Too many books for Christian homeschool families are addressed primarily or exclusively to mothers, ignoring the crucial role fathers play (or ought to play), often because the book was written by a mother. In Just Around the Corner, husband-wife team Steven and Teri Maxwell sidestep this issue by each writing their own collection of essays directed to husbands (in Steven's case) and wives (in Teri's). With both adult and young children at the times of writing, the Maxwells are well-suited to their undertaking, having experienced parenting at all stages.
Originally a series of articles for the homeschool support group newsletter edited by the Maxwells, this collection is intensely personal. Part practical day-to-day homeschool manual, part devotional, part spiritual autobiography, it offers both encouragement and cause for self-reflection. While both parents can read all the articles, the authors suggest mothers only read the "Dad's Corner" articles after their husbands as Steven speaks frankly and at length concerning specifically male issues.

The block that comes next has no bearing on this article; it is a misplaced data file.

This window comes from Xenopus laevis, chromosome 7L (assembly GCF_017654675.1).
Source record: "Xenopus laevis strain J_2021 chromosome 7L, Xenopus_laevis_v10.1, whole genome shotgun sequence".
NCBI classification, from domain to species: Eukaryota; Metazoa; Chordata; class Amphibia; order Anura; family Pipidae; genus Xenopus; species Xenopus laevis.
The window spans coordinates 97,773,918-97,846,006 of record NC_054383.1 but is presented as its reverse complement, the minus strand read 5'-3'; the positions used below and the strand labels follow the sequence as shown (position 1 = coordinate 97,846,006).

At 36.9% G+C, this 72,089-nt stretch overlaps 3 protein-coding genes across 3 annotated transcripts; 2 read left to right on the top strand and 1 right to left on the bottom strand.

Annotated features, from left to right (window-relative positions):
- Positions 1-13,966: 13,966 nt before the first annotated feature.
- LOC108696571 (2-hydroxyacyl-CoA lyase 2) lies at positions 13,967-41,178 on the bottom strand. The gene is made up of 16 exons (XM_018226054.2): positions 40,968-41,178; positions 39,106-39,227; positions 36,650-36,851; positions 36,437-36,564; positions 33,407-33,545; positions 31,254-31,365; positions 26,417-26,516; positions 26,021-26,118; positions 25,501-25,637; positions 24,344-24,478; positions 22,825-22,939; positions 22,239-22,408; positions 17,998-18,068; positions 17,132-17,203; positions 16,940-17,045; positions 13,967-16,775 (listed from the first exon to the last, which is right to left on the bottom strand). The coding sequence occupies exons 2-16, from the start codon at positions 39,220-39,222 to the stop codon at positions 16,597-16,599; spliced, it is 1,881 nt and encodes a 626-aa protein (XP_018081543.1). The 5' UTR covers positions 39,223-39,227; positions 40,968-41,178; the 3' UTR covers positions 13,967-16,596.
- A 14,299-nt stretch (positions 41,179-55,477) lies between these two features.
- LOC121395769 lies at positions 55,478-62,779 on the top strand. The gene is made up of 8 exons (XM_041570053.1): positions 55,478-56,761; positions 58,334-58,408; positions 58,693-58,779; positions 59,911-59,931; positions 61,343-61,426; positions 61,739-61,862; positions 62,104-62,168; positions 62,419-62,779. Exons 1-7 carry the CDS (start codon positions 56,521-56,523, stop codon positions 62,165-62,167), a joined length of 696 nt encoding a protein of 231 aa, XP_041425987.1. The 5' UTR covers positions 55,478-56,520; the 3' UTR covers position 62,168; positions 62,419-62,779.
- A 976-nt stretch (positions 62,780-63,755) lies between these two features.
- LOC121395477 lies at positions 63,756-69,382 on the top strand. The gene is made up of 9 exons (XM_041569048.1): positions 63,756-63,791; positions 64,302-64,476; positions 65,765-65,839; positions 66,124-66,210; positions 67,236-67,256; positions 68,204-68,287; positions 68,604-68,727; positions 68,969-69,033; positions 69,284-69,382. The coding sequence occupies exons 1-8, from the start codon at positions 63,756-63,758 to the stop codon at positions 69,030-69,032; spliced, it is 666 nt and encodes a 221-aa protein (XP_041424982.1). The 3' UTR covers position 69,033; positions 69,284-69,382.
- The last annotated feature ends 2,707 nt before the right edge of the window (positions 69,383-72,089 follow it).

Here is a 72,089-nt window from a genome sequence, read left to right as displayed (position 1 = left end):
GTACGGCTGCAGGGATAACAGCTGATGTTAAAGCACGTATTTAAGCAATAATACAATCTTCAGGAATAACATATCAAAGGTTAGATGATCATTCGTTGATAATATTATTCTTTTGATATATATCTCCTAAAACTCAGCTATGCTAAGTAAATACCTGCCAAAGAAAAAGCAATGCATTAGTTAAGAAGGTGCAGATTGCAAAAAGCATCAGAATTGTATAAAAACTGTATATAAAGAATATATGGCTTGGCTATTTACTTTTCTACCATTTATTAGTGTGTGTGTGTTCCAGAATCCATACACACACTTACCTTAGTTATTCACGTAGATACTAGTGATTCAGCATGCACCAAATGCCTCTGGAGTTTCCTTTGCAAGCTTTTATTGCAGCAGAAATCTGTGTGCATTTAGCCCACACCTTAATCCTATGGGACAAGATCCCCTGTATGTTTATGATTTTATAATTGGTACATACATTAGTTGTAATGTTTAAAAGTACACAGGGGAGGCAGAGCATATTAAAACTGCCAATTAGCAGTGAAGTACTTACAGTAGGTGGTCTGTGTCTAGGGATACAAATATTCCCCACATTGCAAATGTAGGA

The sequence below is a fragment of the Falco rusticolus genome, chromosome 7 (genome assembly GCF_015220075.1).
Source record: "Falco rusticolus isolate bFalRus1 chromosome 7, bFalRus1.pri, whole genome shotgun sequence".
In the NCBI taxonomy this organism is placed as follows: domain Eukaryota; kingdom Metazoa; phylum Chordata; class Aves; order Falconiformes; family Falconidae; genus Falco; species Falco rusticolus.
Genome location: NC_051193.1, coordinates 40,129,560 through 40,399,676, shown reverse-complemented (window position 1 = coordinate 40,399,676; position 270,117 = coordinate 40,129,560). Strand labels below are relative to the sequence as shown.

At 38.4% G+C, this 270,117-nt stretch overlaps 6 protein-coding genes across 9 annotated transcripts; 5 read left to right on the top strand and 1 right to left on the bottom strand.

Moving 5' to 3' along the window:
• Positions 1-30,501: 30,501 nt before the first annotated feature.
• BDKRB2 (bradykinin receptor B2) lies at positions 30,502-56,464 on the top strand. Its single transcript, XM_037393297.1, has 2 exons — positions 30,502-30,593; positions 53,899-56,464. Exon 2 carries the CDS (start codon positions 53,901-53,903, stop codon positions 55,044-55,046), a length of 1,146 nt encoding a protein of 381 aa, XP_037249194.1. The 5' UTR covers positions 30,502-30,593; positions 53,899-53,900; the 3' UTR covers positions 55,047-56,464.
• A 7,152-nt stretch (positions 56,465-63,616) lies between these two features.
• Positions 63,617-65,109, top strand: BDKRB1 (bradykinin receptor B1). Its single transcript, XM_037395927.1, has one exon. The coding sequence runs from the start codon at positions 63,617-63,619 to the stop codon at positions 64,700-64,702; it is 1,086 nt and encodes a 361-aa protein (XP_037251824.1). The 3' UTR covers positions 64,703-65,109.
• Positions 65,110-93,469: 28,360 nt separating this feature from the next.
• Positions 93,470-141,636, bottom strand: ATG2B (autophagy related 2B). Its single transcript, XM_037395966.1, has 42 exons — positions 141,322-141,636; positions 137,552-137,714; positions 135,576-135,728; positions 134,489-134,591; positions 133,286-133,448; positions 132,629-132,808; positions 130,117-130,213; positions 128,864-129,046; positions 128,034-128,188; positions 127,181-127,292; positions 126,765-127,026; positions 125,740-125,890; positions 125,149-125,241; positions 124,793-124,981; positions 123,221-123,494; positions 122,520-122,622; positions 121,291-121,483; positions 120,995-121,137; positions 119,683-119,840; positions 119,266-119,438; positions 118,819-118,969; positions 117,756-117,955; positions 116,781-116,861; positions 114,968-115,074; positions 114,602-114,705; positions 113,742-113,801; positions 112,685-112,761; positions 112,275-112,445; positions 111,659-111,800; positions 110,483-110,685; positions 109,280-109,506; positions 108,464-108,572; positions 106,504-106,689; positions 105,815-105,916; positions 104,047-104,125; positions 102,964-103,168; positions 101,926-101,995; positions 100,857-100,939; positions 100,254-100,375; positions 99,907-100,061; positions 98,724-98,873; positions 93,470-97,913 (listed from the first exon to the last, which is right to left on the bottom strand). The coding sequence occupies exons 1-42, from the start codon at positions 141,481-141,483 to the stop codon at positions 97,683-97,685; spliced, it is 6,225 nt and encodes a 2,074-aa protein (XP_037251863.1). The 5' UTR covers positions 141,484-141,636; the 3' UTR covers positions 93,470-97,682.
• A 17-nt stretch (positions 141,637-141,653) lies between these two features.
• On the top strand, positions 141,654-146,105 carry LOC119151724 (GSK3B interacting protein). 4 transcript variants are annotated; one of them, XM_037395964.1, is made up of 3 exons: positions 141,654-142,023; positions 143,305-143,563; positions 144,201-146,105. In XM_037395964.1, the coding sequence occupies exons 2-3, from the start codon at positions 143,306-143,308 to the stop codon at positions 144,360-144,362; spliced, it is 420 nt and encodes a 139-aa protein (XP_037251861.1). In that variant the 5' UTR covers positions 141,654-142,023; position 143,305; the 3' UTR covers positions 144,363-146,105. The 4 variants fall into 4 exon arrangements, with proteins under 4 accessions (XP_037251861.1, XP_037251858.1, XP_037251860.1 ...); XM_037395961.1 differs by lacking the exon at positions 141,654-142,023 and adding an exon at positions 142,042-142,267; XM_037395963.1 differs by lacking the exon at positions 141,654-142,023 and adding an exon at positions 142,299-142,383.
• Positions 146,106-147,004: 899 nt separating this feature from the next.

Though Just Around the Corner is specifically for and by homeschoolers, the advice and insights provided are more often than not applicable to any family striving to live as committed Christians, whether they educate their children at home or not. The Maxwells don't hold back—struggles with sin, personal and family triumphs, and the simple challenges of family life are presented honestly and forthrightly.
Just Around the Corner won't win any Pulitzers, but the writing is personable and engaging. There is (surprisingly?) a great deal of psychological insight of the kind you'd expect from a good novel. Both child and parental roles are examined, even scrutinized, and the result is a collection of essays at once practically useful for homeschool families and spiritually and emotionally enlightening for Christians of all backgrounds.
Review by C. Hollis Crossman
C. Hollis Crossman used to be a child. Now he's a husband and father who loves church, good food, and weird stuff. He might be a mythical creature, but he's definitely not a centaur. Read more of his reviews here
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